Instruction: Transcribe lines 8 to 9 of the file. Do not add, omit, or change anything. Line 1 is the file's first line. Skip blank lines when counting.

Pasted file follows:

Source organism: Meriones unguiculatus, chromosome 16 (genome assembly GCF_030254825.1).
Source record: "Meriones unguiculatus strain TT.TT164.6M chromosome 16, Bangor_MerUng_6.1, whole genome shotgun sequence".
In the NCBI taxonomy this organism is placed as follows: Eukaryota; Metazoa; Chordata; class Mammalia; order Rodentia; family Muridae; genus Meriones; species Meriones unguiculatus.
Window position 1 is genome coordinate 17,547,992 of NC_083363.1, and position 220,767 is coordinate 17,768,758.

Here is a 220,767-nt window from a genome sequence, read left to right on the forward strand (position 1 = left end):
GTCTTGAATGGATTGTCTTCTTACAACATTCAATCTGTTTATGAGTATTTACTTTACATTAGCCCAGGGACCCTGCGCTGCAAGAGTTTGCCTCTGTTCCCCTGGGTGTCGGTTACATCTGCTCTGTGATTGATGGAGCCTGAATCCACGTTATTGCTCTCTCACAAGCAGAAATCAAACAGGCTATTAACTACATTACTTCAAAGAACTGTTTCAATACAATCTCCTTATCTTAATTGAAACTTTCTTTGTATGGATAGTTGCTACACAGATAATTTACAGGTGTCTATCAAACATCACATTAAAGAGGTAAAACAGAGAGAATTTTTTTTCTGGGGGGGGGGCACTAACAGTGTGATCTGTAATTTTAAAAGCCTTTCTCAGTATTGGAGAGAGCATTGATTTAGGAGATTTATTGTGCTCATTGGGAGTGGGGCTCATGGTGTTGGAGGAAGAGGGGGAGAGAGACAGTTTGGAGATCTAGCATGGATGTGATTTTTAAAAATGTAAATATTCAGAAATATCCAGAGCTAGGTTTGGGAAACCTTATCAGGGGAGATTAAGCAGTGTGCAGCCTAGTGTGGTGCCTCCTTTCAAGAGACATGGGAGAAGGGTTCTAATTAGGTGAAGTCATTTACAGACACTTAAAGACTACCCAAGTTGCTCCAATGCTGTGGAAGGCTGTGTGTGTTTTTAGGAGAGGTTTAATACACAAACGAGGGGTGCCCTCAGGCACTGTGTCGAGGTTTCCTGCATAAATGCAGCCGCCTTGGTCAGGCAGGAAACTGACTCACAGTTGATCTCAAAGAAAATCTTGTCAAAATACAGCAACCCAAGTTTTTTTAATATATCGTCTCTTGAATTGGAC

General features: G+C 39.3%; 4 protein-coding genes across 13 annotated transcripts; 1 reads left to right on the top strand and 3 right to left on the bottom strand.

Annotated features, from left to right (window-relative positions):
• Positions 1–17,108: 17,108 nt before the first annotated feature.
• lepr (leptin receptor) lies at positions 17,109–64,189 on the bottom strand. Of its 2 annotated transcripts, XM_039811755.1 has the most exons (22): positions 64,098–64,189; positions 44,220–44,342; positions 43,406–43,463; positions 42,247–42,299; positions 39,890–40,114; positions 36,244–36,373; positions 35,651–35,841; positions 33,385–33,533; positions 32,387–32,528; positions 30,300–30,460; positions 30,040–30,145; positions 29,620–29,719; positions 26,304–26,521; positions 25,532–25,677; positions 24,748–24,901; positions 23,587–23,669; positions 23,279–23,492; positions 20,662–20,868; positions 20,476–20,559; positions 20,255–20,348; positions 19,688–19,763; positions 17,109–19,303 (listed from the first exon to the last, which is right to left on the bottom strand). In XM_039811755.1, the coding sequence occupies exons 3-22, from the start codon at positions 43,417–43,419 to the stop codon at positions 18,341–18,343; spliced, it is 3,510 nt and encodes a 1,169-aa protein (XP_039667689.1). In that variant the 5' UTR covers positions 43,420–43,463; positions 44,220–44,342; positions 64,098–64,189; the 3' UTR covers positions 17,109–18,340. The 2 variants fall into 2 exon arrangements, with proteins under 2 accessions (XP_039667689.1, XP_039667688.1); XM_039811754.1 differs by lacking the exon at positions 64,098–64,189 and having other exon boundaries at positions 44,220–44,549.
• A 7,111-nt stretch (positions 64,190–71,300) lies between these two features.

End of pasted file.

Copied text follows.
Annotated features, from left to right (window-relative positions):
• Positions 1–17,108: 17,108 nt before the first annotated feature.